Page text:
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Advocates Circle Firms

Barkan Meizlish, LLP


Brian G. Miller Co., LPA


Bordas & Bordas, PLLC


Charles E. Boyk Law Offices, LLC


Christian R. Patno


Crandall & Pera Law


Eadie Hill Trial Lawyers


Elk & Elk


Garson Johnson, LLC


Geiser, Bowman & McLafferty, LLC


The Gervelis Law Firm


Grieco Law


Kisling Nestico & Redick


Kitrick, Lewis & Harris Co.,. LPA


Leeseberg & Valentine


Leizerman & Associates, LLC


Lamkin, Van Eman, Trimble & Dougherty, LLC


Meyer Wilson Co., LPA


Nurenberg, Paris, Heller & McCarthy Co., LPA


O'Connor Acciani & Levy, LPA


Rittgers & Rittgers


Robert J. Wagoner, Co., LLC


Rourke & Blumenthal


Spangenberg, Shibley & Liber, LLP


Slater & Zurz, LLP


Tittle & Perlmuter


Tzangas Plakas Mannos Ltd.


Young and McCarthy LLP




New to the practice of law? The Ab Initio Section is geared towards attorneys practicing 10 years or less who want to connect with others who are recent additions to the Bar. The Ab Initio Section serves as a forum for members to swap tricks, talk strategies, and connect with other OAJ members. The Section also holds regular member appreciation events that give you a place to mix and mingle with other Ohio trial lawyers in a relaxed social setting.

Section Chair Amy Herman | Nager, Romaine & Schneiberg Co., L.P.A.

Role Reversal: Insights from Jury Service
By: Amy Herman, Esq.
It is very rare that we are literally able to put ourselves in a juror’s shoes. As trial attorneys we conduct focus groups, retain jury consultants and devour articles on the latest jury psychology and trends, all in an effort to better understand the jurors we encounter in the courtroom.
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Practical Tips for Building Your Network
By: Amy Herman, Esq.
It is never too early to start building your network. As a new attorney, you have numerous demands on your time including learning the nuances of your area of law, building client relationships, and creating a rapport with other attorneys and staff at your firm, just to name a few. 

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Statute of Limitations 
Kevin Darnell, Esq.
As a new lawyer, it is important to know and apply the statutes of limitations applicable to your clients’ claims. As a new lawyer, it is easy to sit down and interview a new client and get caught up in how great their case sounds and forget about the statute of limitations that applies to their case, or that multiple statutes of limitations may apply to their case.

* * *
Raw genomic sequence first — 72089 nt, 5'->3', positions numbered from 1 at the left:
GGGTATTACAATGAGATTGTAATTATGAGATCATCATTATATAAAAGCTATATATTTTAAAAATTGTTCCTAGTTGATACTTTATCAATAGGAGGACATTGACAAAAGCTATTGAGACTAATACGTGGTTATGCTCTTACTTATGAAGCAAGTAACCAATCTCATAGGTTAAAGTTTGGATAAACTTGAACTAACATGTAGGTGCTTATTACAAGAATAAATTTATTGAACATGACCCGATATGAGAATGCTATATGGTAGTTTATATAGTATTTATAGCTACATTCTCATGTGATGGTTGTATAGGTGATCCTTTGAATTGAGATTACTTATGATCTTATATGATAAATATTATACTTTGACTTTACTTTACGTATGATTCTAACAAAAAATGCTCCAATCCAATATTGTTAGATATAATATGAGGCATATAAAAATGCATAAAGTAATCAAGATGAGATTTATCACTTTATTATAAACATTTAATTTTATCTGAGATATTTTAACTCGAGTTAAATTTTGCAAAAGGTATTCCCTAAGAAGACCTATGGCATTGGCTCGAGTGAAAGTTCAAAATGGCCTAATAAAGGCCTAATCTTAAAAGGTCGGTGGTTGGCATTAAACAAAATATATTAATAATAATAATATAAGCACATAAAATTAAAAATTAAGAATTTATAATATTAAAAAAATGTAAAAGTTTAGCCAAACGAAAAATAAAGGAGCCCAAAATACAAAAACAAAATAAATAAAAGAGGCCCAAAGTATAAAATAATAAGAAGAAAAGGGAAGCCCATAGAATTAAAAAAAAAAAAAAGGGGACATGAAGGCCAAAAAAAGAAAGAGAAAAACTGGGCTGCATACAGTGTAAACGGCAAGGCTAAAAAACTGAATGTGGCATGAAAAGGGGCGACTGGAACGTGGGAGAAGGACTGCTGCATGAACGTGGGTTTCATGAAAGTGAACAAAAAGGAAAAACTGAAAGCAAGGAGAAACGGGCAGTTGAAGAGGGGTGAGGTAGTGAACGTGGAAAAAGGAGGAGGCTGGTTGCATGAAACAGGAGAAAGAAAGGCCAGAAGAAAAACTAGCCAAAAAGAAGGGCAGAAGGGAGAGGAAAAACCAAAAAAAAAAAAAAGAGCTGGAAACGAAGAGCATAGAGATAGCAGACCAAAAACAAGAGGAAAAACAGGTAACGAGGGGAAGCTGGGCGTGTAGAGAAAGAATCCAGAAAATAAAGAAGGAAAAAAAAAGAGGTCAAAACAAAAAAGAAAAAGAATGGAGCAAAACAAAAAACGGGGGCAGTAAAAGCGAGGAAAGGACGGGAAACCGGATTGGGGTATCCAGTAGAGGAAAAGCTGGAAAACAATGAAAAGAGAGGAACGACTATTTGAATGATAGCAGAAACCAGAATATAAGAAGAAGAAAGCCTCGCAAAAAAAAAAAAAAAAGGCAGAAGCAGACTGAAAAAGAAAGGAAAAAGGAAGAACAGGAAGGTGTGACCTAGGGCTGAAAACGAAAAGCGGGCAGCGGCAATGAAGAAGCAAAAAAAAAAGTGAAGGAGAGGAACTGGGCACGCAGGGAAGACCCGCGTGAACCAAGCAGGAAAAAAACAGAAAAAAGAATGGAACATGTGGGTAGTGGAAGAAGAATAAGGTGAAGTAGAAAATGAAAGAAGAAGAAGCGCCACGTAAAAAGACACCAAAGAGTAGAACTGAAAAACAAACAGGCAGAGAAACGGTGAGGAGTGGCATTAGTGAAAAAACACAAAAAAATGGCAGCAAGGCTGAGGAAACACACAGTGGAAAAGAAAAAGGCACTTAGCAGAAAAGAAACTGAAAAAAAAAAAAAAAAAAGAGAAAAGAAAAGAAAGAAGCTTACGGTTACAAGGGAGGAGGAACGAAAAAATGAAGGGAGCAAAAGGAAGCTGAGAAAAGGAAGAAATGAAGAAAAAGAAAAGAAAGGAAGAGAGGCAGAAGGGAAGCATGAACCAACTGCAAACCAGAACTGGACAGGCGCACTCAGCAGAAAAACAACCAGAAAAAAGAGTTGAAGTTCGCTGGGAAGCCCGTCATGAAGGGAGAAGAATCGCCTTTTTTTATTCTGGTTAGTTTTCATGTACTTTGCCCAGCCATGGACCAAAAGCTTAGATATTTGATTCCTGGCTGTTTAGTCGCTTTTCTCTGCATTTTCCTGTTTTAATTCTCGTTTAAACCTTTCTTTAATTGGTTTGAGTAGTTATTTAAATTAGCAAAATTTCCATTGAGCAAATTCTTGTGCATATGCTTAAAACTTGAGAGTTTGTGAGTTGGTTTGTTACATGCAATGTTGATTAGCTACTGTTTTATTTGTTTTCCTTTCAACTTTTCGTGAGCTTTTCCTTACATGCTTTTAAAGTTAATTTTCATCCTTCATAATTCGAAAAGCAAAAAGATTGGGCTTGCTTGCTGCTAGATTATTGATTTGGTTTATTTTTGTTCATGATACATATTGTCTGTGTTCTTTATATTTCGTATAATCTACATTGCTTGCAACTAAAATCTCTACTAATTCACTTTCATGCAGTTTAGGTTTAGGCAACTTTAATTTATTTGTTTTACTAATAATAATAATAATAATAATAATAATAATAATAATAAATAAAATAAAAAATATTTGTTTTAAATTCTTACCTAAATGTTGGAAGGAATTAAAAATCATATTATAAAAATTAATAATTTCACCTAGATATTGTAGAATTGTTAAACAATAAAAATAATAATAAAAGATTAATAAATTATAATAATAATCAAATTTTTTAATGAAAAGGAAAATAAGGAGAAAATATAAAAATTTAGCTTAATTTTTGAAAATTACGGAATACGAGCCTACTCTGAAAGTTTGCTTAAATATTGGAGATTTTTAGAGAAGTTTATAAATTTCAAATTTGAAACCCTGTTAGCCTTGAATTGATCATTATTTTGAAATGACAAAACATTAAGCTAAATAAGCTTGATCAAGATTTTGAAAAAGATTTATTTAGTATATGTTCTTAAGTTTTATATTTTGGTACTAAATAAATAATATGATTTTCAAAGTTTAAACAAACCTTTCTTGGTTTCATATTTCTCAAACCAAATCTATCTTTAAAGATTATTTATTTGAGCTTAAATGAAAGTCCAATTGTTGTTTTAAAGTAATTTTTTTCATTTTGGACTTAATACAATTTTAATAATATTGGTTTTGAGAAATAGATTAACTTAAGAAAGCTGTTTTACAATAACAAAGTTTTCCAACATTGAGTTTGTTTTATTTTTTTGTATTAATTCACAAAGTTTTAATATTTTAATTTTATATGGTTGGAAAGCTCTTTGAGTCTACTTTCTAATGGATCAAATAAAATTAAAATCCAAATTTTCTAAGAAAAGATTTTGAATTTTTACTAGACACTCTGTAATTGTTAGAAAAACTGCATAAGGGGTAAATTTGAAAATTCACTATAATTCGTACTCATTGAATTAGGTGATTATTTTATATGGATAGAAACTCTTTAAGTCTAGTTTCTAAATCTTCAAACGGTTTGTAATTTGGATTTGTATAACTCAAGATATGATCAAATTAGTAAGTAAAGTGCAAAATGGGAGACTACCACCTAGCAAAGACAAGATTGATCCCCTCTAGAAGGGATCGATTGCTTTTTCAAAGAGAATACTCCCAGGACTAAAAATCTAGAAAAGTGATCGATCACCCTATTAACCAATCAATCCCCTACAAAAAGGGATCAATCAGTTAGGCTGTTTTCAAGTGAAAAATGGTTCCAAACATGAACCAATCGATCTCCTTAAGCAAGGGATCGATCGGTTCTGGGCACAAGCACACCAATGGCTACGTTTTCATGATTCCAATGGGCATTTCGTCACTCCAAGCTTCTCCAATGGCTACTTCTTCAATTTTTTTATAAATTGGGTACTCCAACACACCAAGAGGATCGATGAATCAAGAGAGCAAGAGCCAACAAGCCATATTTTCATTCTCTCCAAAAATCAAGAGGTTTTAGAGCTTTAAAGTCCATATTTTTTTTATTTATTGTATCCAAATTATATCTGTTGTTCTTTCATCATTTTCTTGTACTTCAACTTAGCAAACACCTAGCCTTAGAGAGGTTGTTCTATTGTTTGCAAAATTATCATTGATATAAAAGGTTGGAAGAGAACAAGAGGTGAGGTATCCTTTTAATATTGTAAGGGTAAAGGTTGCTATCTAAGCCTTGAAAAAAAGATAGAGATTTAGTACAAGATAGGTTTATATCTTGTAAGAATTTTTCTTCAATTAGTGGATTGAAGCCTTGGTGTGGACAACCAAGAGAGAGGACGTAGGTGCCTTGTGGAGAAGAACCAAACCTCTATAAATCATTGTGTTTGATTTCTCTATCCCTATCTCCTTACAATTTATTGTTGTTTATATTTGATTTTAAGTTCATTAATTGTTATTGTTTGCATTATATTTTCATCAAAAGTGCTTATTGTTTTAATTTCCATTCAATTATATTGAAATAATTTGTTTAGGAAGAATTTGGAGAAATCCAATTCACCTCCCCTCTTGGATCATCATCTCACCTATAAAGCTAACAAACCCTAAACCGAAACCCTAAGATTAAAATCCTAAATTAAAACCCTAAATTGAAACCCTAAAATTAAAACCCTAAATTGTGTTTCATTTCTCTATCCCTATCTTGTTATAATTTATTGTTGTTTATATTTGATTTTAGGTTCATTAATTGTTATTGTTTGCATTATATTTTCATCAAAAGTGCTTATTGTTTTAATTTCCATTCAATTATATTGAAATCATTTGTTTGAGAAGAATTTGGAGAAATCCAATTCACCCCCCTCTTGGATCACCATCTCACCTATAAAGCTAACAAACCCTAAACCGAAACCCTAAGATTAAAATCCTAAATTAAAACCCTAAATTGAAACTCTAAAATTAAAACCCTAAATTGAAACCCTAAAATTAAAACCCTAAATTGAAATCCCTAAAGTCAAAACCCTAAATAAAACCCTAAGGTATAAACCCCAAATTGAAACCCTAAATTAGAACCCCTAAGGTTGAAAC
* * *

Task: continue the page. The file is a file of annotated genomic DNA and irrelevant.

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To Serve or Not To Serve: Is That Really The Question?
By: Robert Gresham, Esq.

Every year as we welcome a new class of lawyers to the profession, I think back to my own induction. More importantly I am moved to reflect on a portion of the Lawyer’s Creed we swore to uphold:
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Taking that First Hearing at the Industrial Commission
By: Kurt Young, Esq.
Twenty-four years ago I had, for me, the ultimate white knuckle experience. My boss walked into my office one afternoon in the fall, handed me a pile of files, and told me I was going to be handling my first set of hearings at the Industrial Commission in Cleveland. 
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Excessive force – Should You Take the Case?
By: Adam Gerhardstein, Esq.
Andrew Thomas borrowed the wrong car.  He was seventeen and wanted to cruise around town with his buddies, but the car was stolen.  Police officers recognized the car and followed him into a strip mall.  Andrew and his friends went into a candy store, and when they came out three police officers were running towards them.  Andrew froze in his tracks, holding an Icee in his hand.  Officer Parker grabbed him, lifted him off his feet, body-slammed him to the ground, and then kicked him in the ribs.  The Icee splashed everywhere as Andrew broke his fall with his hand, breaking his wrist, leading to surgery, and a permanent impairment.  Now Andrew is on the other end of your phone asking, “Can I sue the police?”  What do you say…
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On Jury Duty
By: Rhy Richards, Esq.